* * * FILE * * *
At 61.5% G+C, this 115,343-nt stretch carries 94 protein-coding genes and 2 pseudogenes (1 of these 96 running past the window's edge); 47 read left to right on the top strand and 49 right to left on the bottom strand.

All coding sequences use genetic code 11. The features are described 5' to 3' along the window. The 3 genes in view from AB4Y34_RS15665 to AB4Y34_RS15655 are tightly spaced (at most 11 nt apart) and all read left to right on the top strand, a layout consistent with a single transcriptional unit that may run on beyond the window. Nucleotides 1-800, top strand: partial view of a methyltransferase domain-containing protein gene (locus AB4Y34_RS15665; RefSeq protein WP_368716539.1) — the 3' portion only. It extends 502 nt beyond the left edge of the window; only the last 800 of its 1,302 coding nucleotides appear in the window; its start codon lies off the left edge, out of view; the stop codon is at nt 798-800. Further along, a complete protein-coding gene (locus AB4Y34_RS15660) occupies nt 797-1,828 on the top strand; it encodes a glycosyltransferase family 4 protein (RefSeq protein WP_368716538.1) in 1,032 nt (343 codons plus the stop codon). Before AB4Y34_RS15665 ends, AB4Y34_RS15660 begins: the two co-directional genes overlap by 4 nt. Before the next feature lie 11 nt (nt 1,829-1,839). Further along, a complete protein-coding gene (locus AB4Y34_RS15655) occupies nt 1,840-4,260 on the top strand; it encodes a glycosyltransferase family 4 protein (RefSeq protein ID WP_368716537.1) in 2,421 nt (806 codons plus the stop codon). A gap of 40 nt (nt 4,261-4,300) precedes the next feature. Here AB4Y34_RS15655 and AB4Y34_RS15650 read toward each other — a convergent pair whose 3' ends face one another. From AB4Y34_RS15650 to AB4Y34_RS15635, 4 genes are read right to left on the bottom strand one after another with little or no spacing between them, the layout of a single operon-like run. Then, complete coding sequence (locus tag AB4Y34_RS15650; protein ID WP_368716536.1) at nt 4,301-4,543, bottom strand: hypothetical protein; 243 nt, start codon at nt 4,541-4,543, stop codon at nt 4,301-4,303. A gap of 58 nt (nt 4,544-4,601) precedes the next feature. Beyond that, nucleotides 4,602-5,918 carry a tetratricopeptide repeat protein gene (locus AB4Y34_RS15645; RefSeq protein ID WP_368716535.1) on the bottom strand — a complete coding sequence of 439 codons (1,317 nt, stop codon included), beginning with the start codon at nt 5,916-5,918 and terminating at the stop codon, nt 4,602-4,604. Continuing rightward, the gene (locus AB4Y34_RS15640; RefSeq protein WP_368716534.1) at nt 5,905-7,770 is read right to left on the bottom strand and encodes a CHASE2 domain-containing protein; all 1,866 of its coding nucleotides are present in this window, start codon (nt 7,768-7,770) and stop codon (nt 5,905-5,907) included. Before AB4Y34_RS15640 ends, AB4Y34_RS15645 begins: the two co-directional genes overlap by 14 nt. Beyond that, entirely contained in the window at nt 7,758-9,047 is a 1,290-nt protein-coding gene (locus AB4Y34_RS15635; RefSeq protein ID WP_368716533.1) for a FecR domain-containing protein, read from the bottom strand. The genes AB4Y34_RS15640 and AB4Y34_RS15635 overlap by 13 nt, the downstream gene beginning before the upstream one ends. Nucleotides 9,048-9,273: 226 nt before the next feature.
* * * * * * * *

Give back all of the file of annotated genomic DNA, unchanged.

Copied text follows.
At 61.5% G+C, this 115,343-nt stretch carries 94 protein-coding genes and 2 pseudogenes (1 of these 96 running past the window's edge); 47 read left to right on the top strand and 49 right to left on the bottom strand.

All coding sequences use genetic code 11. The features are described 5' to 3' along the window. The 3 genes in view from AB4Y34_RS15665 to AB4Y34_RS15655 are tightly spaced (at most 11 nt apart) and all read left to right on the top strand, a layout consistent with a single transcriptional unit that may run on beyond the window. Nucleotides 1-800, top strand: partial view of a methyltransferase domain-containing protein gene (locus AB4Y34_RS15665; RefSeq protein WP_368716539.1) — the 3' portion only. It extends 502 nt beyond the left edge of the window; only the last 800 of its 1,302 coding nucleotides appear in the window; its start codon lies off the left edge, out of view; the stop codon is at nt 798-800. Further along, a complete protein-coding gene (locus AB4Y34_RS15660) occupies nt 797-1,828 on the top strand; it encodes a glycosyltransferase family 4 protein (RefSeq protein WP_368716538.1) in 1,032 nt (343 codons plus the stop codon). Before AB4Y34_RS15665 ends, AB4Y34_RS15660 begins: the two co-directional genes overlap by 4 nt. Before the next feature lie 11 nt (nt 1,829-1,839). Further along, a complete protein-coding gene (locus AB4Y34_RS15655) occupies nt 1,840-4,260 on the top strand; it encodes a glycosyltransferase family 4 protein (RefSeq protein ID WP_368716537.1) in 2,421 nt (806 codons plus the stop codon). A gap of 40 nt (nt 4,261-4,300) precedes the next feature. Here AB4Y34_RS15655 and AB4Y34_RS15650 read toward each other — a convergent pair whose 3' ends face one another. From AB4Y34_RS15650 to AB4Y34_RS15635, 4 genes are read right to left on the bottom strand one after another with little or no spacing between them, the layout of a single operon-like run. Then, complete coding sequence (locus tag AB4Y34_RS15650; protein ID WP_368716536.1) at nt 4,301-4,543, bottom strand: hypothetical protein; 243 nt, start codon at nt 4,541-4,543, stop codon at nt 4,301-4,303. A gap of 58 nt (nt 4,544-4,601) precedes the next feature. Beyond that, nucleotides 4,602-5,918 carry a tetratricopeptide repeat protein gene (locus AB4Y34_RS15645; RefSeq protein ID WP_368716535.1) on the bottom strand — a complete coding sequence of 439 codons (1,317 nt, stop codon included), beginning with the start codon at nt 5,916-5,918 and terminating at the stop codon, nt 4,602-4,604. Continuing rightward, the gene (locus AB4Y34_RS15640; RefSeq protein WP_368716534.1) at nt 5,905-7,770 is read right to left on the bottom strand and encodes a CHASE2 domain-containing protein; all 1,866 of its coding nucleotides are present in this window, start codon (nt 7,768-7,770) and stop codon (nt 5,905-5,907) included. Before AB4Y34_RS15640 ends, AB4Y34_RS15645 begins: the two co-directional genes overlap by 14 nt. Beyond that, entirely contained in the window at nt 7,758-9,047 is a 1,290-nt protein-coding gene (locus AB4Y34_RS15635; RefSeq protein ID WP_368716533.1) for a FecR domain-containing protein, read from the bottom strand. The genes AB4Y34_RS15640 and AB4Y34_RS15635 overlap by 13 nt, the downstream gene beginning before the upstream one ends. Nucleotides 9,048-9,273: 226 nt before the next feature.